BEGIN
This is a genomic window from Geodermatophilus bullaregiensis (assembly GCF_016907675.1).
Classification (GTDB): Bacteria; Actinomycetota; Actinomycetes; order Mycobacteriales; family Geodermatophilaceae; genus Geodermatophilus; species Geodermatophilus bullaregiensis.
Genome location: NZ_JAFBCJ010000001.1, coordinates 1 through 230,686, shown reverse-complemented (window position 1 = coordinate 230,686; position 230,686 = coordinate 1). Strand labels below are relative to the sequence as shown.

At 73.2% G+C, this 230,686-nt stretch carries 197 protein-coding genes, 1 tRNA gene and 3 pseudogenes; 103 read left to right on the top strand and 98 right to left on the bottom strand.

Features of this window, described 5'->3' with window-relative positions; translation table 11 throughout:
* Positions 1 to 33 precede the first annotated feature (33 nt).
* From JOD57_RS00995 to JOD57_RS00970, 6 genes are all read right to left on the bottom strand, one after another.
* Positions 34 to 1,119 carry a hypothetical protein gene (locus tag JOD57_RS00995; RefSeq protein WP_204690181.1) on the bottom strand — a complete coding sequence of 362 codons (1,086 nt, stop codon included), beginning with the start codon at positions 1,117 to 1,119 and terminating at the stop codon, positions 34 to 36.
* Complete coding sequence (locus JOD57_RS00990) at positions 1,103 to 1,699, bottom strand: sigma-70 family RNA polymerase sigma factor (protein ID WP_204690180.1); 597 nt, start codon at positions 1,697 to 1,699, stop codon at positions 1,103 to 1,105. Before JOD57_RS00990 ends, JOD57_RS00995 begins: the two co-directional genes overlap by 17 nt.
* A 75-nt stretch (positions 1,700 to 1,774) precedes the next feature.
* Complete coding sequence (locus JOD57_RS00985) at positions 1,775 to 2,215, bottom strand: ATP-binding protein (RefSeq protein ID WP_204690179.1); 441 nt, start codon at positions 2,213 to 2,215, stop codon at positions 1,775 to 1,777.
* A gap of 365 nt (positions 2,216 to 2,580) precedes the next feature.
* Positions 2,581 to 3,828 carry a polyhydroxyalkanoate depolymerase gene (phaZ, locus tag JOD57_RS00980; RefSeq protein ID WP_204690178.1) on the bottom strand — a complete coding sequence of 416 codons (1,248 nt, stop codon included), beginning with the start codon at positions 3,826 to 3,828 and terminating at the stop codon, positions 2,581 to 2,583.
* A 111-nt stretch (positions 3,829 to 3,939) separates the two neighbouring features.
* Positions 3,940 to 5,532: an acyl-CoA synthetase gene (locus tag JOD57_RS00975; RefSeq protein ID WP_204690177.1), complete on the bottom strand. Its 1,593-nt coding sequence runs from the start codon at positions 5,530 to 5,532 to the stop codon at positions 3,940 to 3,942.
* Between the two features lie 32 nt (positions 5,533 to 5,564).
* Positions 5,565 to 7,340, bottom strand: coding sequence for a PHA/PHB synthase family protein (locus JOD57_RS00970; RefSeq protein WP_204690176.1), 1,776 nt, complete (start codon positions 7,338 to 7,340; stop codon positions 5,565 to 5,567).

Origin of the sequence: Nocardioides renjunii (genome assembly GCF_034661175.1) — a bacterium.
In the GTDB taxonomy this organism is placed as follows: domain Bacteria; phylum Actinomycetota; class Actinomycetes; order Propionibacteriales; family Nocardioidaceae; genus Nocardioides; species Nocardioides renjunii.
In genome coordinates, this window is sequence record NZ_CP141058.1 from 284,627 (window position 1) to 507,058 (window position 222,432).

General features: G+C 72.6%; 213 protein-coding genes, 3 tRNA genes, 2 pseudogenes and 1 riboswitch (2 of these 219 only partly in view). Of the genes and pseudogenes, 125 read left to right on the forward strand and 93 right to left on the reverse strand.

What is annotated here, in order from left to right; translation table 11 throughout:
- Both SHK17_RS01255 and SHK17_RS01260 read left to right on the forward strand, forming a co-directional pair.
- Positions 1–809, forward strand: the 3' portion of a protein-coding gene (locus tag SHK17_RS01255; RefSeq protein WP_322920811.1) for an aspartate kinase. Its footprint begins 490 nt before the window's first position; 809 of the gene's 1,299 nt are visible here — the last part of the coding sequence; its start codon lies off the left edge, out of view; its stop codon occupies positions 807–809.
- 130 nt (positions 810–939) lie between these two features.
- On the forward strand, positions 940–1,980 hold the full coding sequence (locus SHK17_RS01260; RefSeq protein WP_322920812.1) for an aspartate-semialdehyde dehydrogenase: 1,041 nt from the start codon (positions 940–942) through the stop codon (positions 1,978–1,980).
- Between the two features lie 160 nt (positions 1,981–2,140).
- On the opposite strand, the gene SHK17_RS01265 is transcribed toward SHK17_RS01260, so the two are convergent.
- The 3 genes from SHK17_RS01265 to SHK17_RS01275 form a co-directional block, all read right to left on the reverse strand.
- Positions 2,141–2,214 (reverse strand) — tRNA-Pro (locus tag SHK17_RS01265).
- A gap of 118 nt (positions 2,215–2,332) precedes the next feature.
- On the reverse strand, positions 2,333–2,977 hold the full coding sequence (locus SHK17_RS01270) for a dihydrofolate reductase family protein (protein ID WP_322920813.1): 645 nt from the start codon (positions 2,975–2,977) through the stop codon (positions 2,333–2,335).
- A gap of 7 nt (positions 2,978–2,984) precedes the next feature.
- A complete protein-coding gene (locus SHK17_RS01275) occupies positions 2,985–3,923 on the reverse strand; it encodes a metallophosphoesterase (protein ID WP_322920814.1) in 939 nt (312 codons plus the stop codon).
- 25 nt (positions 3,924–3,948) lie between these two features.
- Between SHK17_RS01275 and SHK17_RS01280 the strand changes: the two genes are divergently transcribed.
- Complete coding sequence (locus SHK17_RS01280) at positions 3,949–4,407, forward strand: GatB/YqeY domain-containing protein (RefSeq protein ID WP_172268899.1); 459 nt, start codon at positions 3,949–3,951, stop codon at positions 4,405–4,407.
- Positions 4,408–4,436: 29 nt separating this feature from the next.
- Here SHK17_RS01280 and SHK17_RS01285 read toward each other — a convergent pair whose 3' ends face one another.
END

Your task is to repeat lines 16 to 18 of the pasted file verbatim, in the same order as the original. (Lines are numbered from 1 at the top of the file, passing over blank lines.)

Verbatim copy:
* Between the two features lie 32 nt (positions 5,533 to 5,564).
* Positions 5,565 to 7,340, bottom strand: coding sequence for a PHA/PHB synthase family protein (locus JOD57_RS00970; RefSeq protein WP_204690176.1), 1,776 nt, complete (start codon positions 7,338 to 7,340; stop codon positions 5,565 to 5,567).

Origin of the sequence: Nocardioides renjunii (genome assembly GCF_034661175.1) — a bacterium.